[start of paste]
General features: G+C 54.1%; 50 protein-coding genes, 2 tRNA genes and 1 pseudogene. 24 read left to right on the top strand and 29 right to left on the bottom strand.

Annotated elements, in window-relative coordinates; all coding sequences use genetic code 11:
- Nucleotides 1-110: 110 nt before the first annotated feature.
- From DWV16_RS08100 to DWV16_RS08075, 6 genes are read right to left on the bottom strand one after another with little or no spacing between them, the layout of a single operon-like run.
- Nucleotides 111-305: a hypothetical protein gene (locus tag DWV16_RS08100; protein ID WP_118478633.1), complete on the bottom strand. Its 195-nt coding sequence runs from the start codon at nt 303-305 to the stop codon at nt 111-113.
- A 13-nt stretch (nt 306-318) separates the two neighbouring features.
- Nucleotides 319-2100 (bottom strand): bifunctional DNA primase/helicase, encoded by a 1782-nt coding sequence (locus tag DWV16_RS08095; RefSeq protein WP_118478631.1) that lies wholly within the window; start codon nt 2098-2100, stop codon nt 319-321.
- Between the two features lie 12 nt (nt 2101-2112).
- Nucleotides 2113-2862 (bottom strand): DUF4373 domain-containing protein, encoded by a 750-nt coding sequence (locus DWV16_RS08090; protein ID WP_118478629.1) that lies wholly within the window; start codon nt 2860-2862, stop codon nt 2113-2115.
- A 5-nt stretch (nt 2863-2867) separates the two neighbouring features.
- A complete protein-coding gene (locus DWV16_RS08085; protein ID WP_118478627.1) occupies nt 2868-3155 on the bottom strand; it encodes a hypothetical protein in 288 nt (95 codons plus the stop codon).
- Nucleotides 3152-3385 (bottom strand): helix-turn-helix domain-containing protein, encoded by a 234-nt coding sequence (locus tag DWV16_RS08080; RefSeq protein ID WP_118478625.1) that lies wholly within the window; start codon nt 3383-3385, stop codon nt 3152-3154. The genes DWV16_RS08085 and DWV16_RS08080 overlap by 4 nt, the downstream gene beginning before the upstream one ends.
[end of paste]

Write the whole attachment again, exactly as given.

General features: G+C 54.1%; 50 protein-coding genes, 2 tRNA genes and 1 pseudogene. 24 read left to right on the top strand and 29 right to left on the bottom strand.

Annotated elements, in window-relative coordinates; all coding sequences use genetic code 11:
- Nucleotides 1-110: 110 nt before the first annotated feature.
- From DWV16_RS08100 to DWV16_RS08075, 6 genes are read right to left on the bottom strand one after another with little or no spacing between them, the layout of a single operon-like run.
- Nucleotides 111-305: a hypothetical protein gene (locus tag DWV16_RS08100; protein ID WP_118478633.1), complete on the bottom strand. Its 195-nt coding sequence runs from the start codon at nt 303-305 to the stop codon at nt 111-113.
- A 13-nt stretch (nt 306-318) separates the two neighbouring features.
- Nucleotides 319-2100 (bottom strand): bifunctional DNA primase/helicase, encoded by a 1782-nt coding sequence (locus tag DWV16_RS08095; RefSeq protein WP_118478631.1) that lies wholly within the window; start codon nt 2098-2100, stop codon nt 319-321.
- Between the two features lie 12 nt (nt 2101-2112).
- Nucleotides 2113-2862 (bottom strand): DUF4373 domain-containing protein, encoded by a 750-nt coding sequence (locus DWV16_RS08090; protein ID WP_118478629.1) that lies wholly within the window; start codon nt 2860-2862, stop codon nt 2113-2115.
- A 5-nt stretch (nt 2863-2867) separates the two neighbouring features.
- A complete protein-coding gene (locus DWV16_RS08085; protein ID WP_118478627.1) occupies nt 2868-3155 on the bottom strand; it encodes a hypothetical protein in 288 nt (95 codons plus the stop codon).
- Nucleotides 3152-3385 (bottom strand): helix-turn-helix domain-containing protein, encoded by a 234-nt coding sequence (locus tag DWV16_RS08080; RefSeq protein ID WP_118478625.1) that lies wholly within the window; start codon nt 3383-3385, stop codon nt 3152-3154. The genes DWV16_RS08085 and DWV16_RS08080 overlap by 4 nt, the downstream gene beginning before the upstream one ends.